The times given are for the Traverse City/Interlochen area of Michigan. They may be different for your location.

Addendum

Earth's orbit

The Earth’s orbit, somewhat exaggerated, showing perihelion and the seasons. Credit “Starts with a Bang” blog by Ethan Siegel.

Seasons for 2020

The Seasons for 2020 from data in Astronomical Tables of the Sun, Moon, and Planets Third Edition by Jean Meeus. Date and times are in TD, Dynamical Time. Subtract about 1 minutes to convert to Universal Time (UT).  Also subtract 5 hours for Eastern Standard Time and 4 hours for Eastern Daylight Time.

For and explanation of the Cross-Quarter Days column, check out my Ground Hog Day post last year:  https://bobmoler.wordpress.com/2019/02/02/02-02-2019-ephemeris-extra-groundhog-day-and-other-seasonal-days/

 

04/19/2019 – Ephemeris – Why Sunday is Easter

April 19, 2019 Comments off

Ephemeris for Good Friday, Friday, April 19th. Today the Sun will be up for 13 hours and 40 minutes, setting at 8:32, and it will rise tomorrow at 6:50. The Moon, at full today, will rise at 8:56 this evening.

Easter will be celebrated by western Christian churches this Sunday. Easter is a movable feast in that it falls on a different date each year following the first full moon of spring. It’s an attempt to follow the Jewish Passover, which starts on the 15th of the month of Nisan. Being a lunar calendar the 15th the generally the night of the full moon. And since the Last Supper was a Seder, the Christian church wanted to follow Passover as closely as possible using the Roman solar based (Julian*) calendar where the year was 365.25 days long. Passover starts at sunset tonight. The western churches eventually adopted the Gregorian calendar to keep in sync with the seasons. The Eastern churches kept the old Julian Calendar and other considerations to calculate the date of Easter, which arrives a week later.

The times given are for the Traverse City/Interlochen area of Michigan. They may be different for your location.

* The Julian calendar is named after Julius Caesar who proposed it in 46 BC.  It took effect on January 1, 45 BC.  By the Julian calendar today is April 6.

03/18/2019 – Ephemeris – Spring, the full moon and Easter

March 18, 2019 Comments off

Ephemeris for Monday, March 18th. Today the Sun will be up for 12 hours and 2 minutes, setting at 7:52, and it will rise tomorrow at 7:48. The Moon, 2 days before full, will set at 7:21 tomorrow morning.

Spring is two days away. In checking my astronomical calendars I noticed an odd thing related to the date of Easter for western churches. If I said that the date of Easter was the first Sunday after the first full Moon after the vernal equinox. I’d be wrong. Even if I replaced vernal equinox with first day of spring, I would still be wrong by ecclesiastical standards. The ecclesiastical vernal equinox is March 21st, no matter what. Plus the full moon date is a tabulated value and not necessarily the astronomical full moon date. This year the astronomical first full moon of spring falls less than 4 hours after the astronomical vernal equinox on March 20th. Therefore Easter will be late this year on April 21st, 4 days earlier than its latest possible date.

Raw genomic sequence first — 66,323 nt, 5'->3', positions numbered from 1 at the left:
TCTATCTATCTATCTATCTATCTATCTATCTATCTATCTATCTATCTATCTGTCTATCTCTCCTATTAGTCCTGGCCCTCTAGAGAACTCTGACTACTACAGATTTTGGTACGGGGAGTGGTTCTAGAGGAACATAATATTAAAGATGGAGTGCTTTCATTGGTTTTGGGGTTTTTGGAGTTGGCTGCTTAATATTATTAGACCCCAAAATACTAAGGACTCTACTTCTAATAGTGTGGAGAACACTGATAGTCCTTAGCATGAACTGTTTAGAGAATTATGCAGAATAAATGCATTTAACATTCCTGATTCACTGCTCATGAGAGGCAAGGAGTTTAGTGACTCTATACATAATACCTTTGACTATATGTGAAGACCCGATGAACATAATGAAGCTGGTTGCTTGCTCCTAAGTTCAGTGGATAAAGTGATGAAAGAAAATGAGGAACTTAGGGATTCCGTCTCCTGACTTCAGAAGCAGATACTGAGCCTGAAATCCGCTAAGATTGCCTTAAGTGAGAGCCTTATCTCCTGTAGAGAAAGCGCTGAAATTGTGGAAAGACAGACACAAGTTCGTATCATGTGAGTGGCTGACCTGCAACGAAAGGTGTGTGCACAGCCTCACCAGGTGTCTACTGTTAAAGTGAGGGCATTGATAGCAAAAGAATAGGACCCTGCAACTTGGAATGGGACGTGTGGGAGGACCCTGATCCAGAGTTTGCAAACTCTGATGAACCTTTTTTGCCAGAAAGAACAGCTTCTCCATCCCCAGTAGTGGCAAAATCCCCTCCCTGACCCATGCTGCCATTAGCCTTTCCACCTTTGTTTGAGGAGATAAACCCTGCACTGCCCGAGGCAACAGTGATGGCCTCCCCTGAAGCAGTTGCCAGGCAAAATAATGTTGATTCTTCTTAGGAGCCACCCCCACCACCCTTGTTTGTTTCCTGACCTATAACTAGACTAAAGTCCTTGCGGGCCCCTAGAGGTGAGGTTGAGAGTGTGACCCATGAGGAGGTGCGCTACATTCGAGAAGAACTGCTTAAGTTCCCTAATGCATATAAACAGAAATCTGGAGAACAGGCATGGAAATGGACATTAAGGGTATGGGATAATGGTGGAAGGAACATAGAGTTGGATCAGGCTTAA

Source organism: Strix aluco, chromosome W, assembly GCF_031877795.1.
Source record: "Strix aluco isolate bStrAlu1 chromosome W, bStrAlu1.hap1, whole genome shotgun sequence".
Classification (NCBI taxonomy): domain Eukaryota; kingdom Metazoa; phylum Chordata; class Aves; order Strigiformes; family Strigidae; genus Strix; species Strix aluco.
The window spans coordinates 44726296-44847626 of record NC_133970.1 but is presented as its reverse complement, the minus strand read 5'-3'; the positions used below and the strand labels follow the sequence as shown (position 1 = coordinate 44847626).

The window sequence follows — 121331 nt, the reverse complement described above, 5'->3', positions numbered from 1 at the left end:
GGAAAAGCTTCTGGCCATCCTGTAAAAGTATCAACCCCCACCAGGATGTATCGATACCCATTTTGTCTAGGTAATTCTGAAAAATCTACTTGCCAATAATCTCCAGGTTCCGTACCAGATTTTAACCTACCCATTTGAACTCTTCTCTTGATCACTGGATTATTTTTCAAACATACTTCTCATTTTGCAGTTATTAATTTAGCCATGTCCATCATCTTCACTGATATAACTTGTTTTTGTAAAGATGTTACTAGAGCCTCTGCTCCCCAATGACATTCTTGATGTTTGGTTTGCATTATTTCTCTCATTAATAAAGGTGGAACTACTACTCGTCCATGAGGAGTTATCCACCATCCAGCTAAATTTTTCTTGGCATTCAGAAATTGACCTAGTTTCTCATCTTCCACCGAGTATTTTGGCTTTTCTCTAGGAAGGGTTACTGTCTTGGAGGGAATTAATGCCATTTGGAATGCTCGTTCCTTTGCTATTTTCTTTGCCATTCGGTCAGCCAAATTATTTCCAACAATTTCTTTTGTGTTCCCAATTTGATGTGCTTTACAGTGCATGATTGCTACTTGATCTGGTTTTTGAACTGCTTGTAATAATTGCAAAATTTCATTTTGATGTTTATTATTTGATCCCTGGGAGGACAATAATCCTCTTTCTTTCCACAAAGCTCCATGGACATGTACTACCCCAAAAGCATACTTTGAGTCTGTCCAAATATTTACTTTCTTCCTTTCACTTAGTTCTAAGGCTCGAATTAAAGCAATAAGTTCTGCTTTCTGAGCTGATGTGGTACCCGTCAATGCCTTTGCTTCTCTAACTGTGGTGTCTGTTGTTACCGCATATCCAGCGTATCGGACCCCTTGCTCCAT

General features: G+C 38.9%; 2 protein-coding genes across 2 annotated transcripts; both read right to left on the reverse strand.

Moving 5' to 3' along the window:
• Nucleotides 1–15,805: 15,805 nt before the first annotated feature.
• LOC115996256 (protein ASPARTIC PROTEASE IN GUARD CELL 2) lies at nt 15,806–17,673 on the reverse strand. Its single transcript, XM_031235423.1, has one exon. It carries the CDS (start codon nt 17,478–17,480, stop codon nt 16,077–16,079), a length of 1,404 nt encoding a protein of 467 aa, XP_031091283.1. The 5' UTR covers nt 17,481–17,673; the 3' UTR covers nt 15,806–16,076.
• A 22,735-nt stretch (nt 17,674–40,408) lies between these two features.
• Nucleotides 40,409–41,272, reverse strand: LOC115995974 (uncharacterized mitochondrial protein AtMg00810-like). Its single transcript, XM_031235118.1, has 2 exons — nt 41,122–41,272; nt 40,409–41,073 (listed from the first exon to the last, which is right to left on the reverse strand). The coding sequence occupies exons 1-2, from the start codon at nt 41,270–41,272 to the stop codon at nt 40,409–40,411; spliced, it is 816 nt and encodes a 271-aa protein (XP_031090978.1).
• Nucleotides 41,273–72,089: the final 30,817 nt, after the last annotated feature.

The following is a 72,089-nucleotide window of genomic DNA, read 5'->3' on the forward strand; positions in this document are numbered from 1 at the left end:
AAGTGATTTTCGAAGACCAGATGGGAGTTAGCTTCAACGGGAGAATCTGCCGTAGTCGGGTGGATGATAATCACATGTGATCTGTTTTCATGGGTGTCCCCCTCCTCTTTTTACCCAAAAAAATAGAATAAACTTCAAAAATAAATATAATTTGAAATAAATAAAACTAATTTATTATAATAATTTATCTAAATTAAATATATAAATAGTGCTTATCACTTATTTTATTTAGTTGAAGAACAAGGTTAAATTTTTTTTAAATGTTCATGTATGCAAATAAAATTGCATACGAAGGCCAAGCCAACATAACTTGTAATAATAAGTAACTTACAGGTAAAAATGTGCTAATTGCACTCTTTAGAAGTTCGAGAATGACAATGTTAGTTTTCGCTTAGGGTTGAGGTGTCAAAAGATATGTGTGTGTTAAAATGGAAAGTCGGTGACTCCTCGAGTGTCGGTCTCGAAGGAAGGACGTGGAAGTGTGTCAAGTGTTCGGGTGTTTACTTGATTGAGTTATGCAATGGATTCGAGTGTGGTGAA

The times given are for the Traverse City/Interlochen area of Michigan. They may be different for your location.

01/22/2019 – Ephemeris – What the heck is an ephemeris?

January 22, 2019 Comments off

Ephemeris for Tuesday, January 22nd. Today the Sun will be up for 9 hours and 25 minutes, setting at 5:37, and it will rise tomorrow at 8:11. The Moon, 1 day past full, will rise at 7:41 this evening.

What the heck is an ephemeris? According to Wikipedia: “In astronomy and celestial navigation, an ephemeris (plural: ephemerides; from Latin ephemeris, meaning ‘diary’, from the Greek,… meaning ‘diary, <or> journal’) gives the positions of… astronomical objects… at a given time or times. Historically, positions were given as printed tables of values, given at regular intervals of date and time.” My tables are now databases which I generate for the year during the prior December from published algorithms. I will show all on my blog today: It’s at bobmoler.wordpress.com. (You are already here)  I used to have to interpolate values from printed ephemerides.

The times given are for the Traverse City/Interlochen area of Michigan. They may be different for your location.

Addendum

An ephemeris

Here are sections of an ephemeris of the positions of 2014 MU69, Ultima Thule that the New Horizons flew past on New Years day. Created by JPL’s Horizons web site.

R.A. is right ascension – East-west position in the sky, like longitude on the Earth, only it’s in hours, minutes and seconds.  One hour = 15 degrees.

DEC is declination – North-south position, in the sky, exactly like latitude on the Earth in degrees, minutes and seconds.

J2000.0 means that the above coordinates are based on where the vernal equinox point in the sky was on January 1, 12:00 Terrestrial Time, 2000.  Or January 1, 2000, 11:58:55.816 UTC as reported in Wikipedia.